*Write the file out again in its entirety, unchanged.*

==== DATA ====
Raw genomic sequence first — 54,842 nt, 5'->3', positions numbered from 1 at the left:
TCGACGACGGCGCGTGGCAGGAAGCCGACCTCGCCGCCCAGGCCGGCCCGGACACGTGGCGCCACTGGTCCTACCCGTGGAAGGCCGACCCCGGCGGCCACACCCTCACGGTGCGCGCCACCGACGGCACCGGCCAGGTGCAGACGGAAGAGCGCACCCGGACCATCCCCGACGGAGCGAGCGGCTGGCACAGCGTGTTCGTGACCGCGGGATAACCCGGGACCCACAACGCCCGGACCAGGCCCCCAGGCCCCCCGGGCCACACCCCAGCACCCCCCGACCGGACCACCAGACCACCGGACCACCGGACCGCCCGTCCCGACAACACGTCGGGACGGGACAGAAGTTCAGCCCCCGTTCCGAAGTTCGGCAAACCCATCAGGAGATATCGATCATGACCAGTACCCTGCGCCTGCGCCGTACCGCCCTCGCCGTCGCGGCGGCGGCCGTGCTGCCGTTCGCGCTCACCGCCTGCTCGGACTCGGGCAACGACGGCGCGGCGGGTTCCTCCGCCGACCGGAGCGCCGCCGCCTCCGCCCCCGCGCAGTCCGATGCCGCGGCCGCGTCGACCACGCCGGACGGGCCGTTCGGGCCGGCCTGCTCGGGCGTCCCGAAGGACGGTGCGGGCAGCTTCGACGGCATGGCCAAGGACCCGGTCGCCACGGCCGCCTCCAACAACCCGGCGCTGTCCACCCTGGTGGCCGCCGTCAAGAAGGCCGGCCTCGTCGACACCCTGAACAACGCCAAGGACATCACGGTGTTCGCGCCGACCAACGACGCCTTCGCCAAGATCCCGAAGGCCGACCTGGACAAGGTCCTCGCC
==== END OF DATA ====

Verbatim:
Raw genomic sequence first — 54,842 nt, 5'->3', positions numbered from 1 at the left:
TCGACGACGGCGCGTGGCAGGAAGCCGACCTCGCCGCCCAGGCCGGCCCGGACACGTGGCGCCACTGGTCCTACCCGTGGAAGGCCGACCCCGGCGGCCACACCCTCACGGTGCGCGCCACCGACGGCACCGGCCAGGTGCAGACGGAAGAGCGCACCCGGACCATCCCCGACGGAGCGAGCGGCTGGCACAGCGTGTTCGTGACCGCGGGATAACCCGGGACCCACAACGCCCGGACCAGGCCCCCAGGCCCCCCGGGCCACACCCCAGCACCCCCCGACCGGACCACCAGACCACCGGACCACCGGACCGCCCGTCCCGACAACACGTCGGGACGGGACAGAAGTTCAGCCCCCGTTCCGAAGTTCGGCAAACCCATCAGGAGATATCGATCATGACCAGTACCCTGCGCCTGCGCCGTACCGCCCTCGCCGTCGCGGCGGCGGCCGTGCTGCCGTTCGCGCTCACCGCCTGCTCGGACTCGGGCAACGACGGCGCGGCGGGTTCCTCCGCCGACCGGAGCGCCGCCGCCTCCGCCCCCGCGCAGTCCGATGCCGCGGCCGCGTCGACCACGCCGGACGGGCCGTTCGGGCCGGCCTGCTCGGGCGTCCCGAAGGACGGTGCGGGCAGCTTCGACGGCATGGCCAAGGACCCGGTCGCCACGGCCGCCTCCAACAACCCGGCGCTGTCCACCCTGGTGGCCGCCGTCAAGAAGGCCGGCCTCGTCGACACCCTGAACAACGCCAAGGACATCACGGTGTTCGCGCCGACCAACGACGCCTTCGCCAAGATCCCGAAGGCCGACCTGGACAAGGTCCTCGCC